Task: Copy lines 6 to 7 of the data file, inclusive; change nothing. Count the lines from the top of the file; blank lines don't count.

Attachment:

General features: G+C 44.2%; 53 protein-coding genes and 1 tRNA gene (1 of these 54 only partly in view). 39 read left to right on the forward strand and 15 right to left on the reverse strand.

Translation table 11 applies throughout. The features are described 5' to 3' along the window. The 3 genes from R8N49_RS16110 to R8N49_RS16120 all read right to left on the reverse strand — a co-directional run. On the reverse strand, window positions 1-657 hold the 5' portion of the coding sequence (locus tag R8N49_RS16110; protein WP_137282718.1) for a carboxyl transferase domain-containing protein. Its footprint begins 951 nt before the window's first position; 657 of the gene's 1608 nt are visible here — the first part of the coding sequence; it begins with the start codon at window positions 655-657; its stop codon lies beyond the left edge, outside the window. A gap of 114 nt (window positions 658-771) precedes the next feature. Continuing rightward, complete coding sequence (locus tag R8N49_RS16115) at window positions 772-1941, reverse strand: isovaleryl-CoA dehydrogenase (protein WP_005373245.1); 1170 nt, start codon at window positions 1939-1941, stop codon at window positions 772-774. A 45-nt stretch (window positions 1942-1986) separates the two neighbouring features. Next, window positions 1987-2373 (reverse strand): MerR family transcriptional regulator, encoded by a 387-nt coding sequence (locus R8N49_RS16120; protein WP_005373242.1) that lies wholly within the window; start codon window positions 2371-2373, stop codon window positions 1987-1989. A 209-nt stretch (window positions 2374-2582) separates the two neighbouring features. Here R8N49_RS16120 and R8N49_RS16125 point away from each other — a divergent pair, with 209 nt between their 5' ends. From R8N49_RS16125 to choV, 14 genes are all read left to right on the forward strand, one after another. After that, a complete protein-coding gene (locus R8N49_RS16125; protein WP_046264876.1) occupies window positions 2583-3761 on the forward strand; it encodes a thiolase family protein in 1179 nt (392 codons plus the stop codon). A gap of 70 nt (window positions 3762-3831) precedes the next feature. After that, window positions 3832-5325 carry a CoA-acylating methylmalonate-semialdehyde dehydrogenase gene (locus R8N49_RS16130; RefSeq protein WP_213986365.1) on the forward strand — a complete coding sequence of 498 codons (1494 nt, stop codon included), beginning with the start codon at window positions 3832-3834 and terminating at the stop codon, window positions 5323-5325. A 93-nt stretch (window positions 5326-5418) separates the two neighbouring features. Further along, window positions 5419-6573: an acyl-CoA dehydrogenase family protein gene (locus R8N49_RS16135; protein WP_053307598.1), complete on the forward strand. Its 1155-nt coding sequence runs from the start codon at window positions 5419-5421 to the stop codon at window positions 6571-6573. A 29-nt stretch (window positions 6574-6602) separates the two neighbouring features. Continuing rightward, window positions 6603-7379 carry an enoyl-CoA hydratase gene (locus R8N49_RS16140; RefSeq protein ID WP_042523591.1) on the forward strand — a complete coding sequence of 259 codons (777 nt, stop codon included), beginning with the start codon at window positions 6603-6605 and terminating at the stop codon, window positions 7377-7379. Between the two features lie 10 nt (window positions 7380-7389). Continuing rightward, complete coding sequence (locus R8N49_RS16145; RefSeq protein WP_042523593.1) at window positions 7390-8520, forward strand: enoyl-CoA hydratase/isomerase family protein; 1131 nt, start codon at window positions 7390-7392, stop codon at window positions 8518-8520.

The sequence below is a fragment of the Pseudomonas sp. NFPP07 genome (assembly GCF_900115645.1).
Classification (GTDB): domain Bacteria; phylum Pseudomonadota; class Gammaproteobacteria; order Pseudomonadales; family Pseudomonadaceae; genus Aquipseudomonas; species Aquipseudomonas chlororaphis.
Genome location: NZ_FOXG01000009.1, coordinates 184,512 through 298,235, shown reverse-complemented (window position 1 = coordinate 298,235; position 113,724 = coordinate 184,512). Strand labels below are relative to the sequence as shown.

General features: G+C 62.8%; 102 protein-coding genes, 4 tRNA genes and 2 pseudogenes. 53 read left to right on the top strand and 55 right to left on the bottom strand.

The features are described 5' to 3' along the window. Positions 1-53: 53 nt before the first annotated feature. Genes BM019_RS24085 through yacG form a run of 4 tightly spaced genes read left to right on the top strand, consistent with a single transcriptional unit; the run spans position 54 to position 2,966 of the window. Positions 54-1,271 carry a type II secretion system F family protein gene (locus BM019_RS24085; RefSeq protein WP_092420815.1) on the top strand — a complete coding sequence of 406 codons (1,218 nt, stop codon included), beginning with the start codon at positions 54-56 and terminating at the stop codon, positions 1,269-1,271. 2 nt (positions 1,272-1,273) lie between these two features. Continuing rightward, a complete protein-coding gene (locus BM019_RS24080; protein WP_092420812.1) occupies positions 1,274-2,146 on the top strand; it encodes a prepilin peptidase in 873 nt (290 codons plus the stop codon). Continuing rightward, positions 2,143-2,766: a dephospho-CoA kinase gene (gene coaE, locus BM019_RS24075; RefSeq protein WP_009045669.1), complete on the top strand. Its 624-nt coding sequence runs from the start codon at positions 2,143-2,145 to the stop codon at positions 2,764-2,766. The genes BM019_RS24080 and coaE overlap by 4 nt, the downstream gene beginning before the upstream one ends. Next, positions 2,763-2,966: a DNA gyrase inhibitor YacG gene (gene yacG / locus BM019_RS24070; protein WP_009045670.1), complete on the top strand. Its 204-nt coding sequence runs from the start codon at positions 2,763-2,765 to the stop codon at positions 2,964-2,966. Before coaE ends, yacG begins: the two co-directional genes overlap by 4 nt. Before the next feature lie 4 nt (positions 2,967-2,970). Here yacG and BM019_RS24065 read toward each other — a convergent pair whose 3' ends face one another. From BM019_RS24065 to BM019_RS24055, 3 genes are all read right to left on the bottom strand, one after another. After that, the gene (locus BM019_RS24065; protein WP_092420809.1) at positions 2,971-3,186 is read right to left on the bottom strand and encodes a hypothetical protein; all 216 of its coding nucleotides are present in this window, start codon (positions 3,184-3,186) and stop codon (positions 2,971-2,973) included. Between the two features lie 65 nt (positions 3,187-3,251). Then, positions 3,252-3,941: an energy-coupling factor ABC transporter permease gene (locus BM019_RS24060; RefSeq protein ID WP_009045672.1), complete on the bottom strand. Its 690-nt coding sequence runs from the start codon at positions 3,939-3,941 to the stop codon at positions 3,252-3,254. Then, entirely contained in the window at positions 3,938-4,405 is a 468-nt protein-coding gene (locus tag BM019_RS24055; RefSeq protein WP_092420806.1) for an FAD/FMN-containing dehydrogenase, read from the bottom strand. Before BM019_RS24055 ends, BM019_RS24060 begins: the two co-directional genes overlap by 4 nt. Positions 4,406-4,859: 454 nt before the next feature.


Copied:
General features: G+C 62.8%; 102 protein-coding genes, 4 tRNA genes and 2 pseudogenes. 53 read left to right on the top strand and 55 right to left on the bottom strand.

The features are described 5' to 3' along the window. Positions 1-53: 53 nt before the first annotated feature. Genes BM019_RS24085 through yacG form a run of 4 tightly spaced genes read left to right on the top strand, consistent with a single transcriptional unit; the run spans position 54 to position 2,966 of the window. Positions 54-1,271 carry a type II secretion system F family protein gene (locus BM019_RS24085; RefSeq protein WP_092420815.1) on the top strand — a complete coding sequence of 406 codons (1,218 nt, stop codon included), beginning with the start codon at positions 54-56 and terminating at the stop codon, positions 1,269-1,271. 2 nt (positions 1,272-1,273) lie between these two features. Continuing rightward, a complete protein-coding gene (locus BM019_RS24080; protein WP_092420812.1) occupies positions 1,274-2,146 on the top strand; it encodes a prepilin peptidase in 873 nt (290 codons plus the stop codon). Continuing rightward, positions 2,143-2,766: a dephospho-CoA kinase gene (gene coaE, locus BM019_RS24075; RefSeq protein WP_009045669.1), complete on the top strand. Its 624-nt coding sequence runs from the start codon at positions 2,143-2,145 to the stop codon at positions 2,764-2,766. The genes BM019_RS24080 and coaE overlap by 4 nt, the downstream gene beginning before the upstream one ends. Next, positions 2,763-2,966: a DNA gyrase inhibitor YacG gene (gene yacG / locus BM019_RS24070; protein WP_009045670.1), complete on the top strand. Its 204-nt coding sequence runs from the start codon at positions 2,763-2,765 to the stop codon at positions 2,964-2,966. Before coaE ends, yacG begins: the two co-directional genes overlap by 4 nt. Before the next feature lie 4 nt (positions 2,967-2,970). Here yacG and BM019_RS24065 read toward each other — a convergent pair whose 3' ends face one another. From BM019_RS24065 to BM019_RS24055, 3 genes are all read right to left on the bottom strand, one after another. After that, the gene (locus BM019_RS24065; protein WP_092420809.1) at positions 2,971-3,186 is read right to left on the bottom strand and encodes a hypothetical protein; all 216 of its coding nucleotides are present in this window, start codon (positions 3,184-3,186) and stop codon (positions 2,971-2,973) included. Between the two features lie 65 nt (positions 3,187-3,251). Then, positions 3,252-3,941: an energy-coupling factor ABC transporter permease gene (locus BM019_RS24060; RefSeq protein ID WP_009045672.1), complete on the bottom strand. Its 690-nt coding sequence runs from the start codon at positions 3,939-3,941 to the stop codon at positions 3,252-3,254. Then, entirely contained in the window at positions 3,938-4,405 is a 468-nt protein-coding gene (locus tag BM019_RS24055; RefSeq protein WP_092420806.1) for an FAD/FMN-containing dehydrogenase, read from the bottom strand. Before BM019_RS24055 ends, BM019_RS24060 begins: the two co-directional genes overlap by 4 nt. Positions 4,406-4,859: 454 nt before the next feature.